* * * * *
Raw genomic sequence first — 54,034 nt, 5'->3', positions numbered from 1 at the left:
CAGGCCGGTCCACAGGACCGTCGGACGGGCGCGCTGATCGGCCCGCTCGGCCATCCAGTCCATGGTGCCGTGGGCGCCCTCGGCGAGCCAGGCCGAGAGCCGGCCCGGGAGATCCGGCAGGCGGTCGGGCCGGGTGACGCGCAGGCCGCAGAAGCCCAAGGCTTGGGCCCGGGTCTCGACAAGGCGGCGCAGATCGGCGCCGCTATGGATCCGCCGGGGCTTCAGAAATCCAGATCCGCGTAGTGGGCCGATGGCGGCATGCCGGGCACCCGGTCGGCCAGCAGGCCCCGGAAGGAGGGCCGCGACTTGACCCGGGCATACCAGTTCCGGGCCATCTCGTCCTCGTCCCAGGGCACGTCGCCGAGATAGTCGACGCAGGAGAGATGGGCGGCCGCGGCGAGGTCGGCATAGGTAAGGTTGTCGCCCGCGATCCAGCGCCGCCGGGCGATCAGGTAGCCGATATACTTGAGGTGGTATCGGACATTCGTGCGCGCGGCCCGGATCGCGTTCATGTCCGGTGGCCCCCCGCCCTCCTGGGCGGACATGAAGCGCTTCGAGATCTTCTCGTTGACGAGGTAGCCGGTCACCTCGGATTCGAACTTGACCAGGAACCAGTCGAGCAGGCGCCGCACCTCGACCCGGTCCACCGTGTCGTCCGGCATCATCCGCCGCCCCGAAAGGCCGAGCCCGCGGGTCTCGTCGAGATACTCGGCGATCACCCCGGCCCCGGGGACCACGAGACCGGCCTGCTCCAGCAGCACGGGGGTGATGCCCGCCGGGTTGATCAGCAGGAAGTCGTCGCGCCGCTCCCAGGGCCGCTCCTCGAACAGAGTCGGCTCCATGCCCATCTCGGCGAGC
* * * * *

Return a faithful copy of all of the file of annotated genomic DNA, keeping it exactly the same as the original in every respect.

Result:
Raw genomic sequence first — 54,034 nt, 5'->3', positions numbered from 1 at the left:
CAGGCCGGTCCACAGGACCGTCGGACGGGCGCGCTGATCGGCCCGCTCGGCCATCCAGTCCATGGTGCCGTGGGCGCCCTCGGCGAGCCAGGCCGAGAGCCGGCCCGGGAGATCCGGCAGGCGGTCGGGCCGGGTGACGCGCAGGCCGCAGAAGCCCAAGGCTTGGGCCCGGGTCTCGACAAGGCGGCGCAGATCGGCGCCGCTATGGATCCGCCGGGGCTTCAGAAATCCAGATCCGCGTAGTGGGCCGATGGCGGCATGCCGGGCACCCGGTCGGCCAGCAGGCCCCGGAAGGAGGGCCGCGACTTGACCCGGGCATACCAGTTCCGGGCCATCTCGTCCTCGTCCCAGGGCACGTCGCCGAGATAGTCGACGCAGGAGAGATGGGCGGCCGCGGCGAGGTCGGCATAGGTAAGGTTGTCGCCCGCGATCCAGCGCCGCCGGGCGATCAGGTAGCCGATATACTTGAGGTGGTATCGGACATTCGTGCGCGCGGCCCGGATCGCGTTCATGTCCGGTGGCCCCCCGCCCTCCTGGGCGGACATGAAGCGCTTCGAGATCTTCTCGTTGACGAGGTAGCCGGTCACCTCGGATTCGAACTTGACCAGGAACCAGTCGAGCAGGCGCCGCACCTCGACCCGGTCCACCGTGTCGTCCGGCATCATCCGCCGCCCCGAAAGGCCGAGCCCGCGGGTCTCGTCGAGATACTCGGCGATCACCCCGGCCCCGGGGACCACGAGACCGGCCTGCTCCAGCAGCACGGGGGTGATGCCCGCCGGGTTGATCAGCAGGAAGTCGTCGCGCCGCTCCCAGGGCCGCTCCTCGAACAGAGTCGGCTCCATGCCCATCTCGGCGAGC